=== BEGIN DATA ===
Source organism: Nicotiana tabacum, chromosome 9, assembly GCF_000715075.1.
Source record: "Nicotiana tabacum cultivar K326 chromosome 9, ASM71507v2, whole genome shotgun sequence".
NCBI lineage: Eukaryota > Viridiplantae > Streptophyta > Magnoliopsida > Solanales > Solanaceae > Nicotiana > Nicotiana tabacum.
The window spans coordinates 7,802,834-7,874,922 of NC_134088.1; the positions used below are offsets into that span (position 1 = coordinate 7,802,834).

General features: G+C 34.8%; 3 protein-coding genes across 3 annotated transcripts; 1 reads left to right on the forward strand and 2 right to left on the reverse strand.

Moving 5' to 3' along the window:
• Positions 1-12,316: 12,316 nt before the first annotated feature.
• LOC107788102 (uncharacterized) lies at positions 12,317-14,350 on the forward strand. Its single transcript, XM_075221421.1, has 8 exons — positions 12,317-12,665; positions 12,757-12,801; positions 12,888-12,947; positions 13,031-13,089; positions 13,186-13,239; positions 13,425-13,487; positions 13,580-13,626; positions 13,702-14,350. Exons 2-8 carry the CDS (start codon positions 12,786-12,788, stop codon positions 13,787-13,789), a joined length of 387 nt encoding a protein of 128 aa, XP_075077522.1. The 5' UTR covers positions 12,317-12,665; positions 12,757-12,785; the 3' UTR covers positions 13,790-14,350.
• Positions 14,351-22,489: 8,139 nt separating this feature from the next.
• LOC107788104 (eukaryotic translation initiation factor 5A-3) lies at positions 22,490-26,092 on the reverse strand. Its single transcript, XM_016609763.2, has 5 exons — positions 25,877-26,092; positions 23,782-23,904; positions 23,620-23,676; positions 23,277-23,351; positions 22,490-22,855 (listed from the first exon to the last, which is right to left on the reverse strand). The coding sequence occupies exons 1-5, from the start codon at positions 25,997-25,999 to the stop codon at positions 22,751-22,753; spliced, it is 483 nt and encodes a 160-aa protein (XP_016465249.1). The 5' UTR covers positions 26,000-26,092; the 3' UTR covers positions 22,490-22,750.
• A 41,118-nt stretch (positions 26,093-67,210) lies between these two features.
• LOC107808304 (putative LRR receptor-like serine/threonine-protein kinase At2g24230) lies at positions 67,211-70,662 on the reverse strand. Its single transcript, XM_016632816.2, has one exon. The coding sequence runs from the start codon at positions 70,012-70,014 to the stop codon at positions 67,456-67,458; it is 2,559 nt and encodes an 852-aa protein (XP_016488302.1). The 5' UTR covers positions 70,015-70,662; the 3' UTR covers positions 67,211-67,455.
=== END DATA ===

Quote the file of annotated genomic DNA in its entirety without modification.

Source organism: Nicotiana tabacum, chromosome 9, assembly GCF_000715075.1.
Source record: "Nicotiana tabacum cultivar K326 chromosome 9, ASM71507v2, whole genome shotgun sequence".
NCBI lineage: Eukaryota > Viridiplantae > Streptophyta > Magnoliopsida > Solanales > Solanaceae > Nicotiana > Nicotiana tabacum.
The window spans coordinates 7,802,834-7,874,922 of NC_134088.1; the positions used below are offsets into that span (position 1 = coordinate 7,802,834).

General features: G+C 34.8%; 3 protein-coding genes across 3 annotated transcripts; 1 reads left to right on the forward strand and 2 right to left on the reverse strand.

Moving 5' to 3' along the window:
• Positions 1-12,316: 12,316 nt before the first annotated feature.
• LOC107788102 (uncharacterized) lies at positions 12,317-14,350 on the forward strand. Its single transcript, XM_075221421.1, has 8 exons — positions 12,317-12,665; positions 12,757-12,801; positions 12,888-12,947; positions 13,031-13,089; positions 13,186-13,239; positions 13,425-13,487; positions 13,580-13,626; positions 13,702-14,350. Exons 2-8 carry the CDS (start codon positions 12,786-12,788, stop codon positions 13,787-13,789), a joined length of 387 nt encoding a protein of 128 aa, XP_075077522.1. The 5' UTR covers positions 12,317-12,665; positions 12,757-12,785; the 3' UTR covers positions 13,790-14,350.
• Positions 14,351-22,489: 8,139 nt separating this feature from the next.
• LOC107788104 (eukaryotic translation initiation factor 5A-3) lies at positions 22,490-26,092 on the reverse strand. Its single transcript, XM_016609763.2, has 5 exons — positions 25,877-26,092; positions 23,782-23,904; positions 23,620-23,676; positions 23,277-23,351; positions 22,490-22,855 (listed from the first exon to the last, which is right to left on the reverse strand). The coding sequence occupies exons 1-5, from the start codon at positions 25,997-25,999 to the stop codon at positions 22,751-22,753; spliced, it is 483 nt and encodes a 160-aa protein (XP_016465249.1). The 5' UTR covers positions 26,000-26,092; the 3' UTR covers positions 22,490-22,750.
• A 41,118-nt stretch (positions 26,093-67,210) lies between these two features.
• LOC107808304 (putative LRR receptor-like serine/threonine-protein kinase At2g24230) lies at positions 67,211-70,662 on the reverse strand. Its single transcript, XM_016632816.2, has one exon. The coding sequence runs from the start codon at positions 70,012-70,014 to the stop codon at positions 67,456-67,458; it is 2,559 nt and encodes an 852-aa protein (XP_016488302.1). The 5' UTR covers positions 70,015-70,662; the 3' UTR covers positions 67,211-67,455.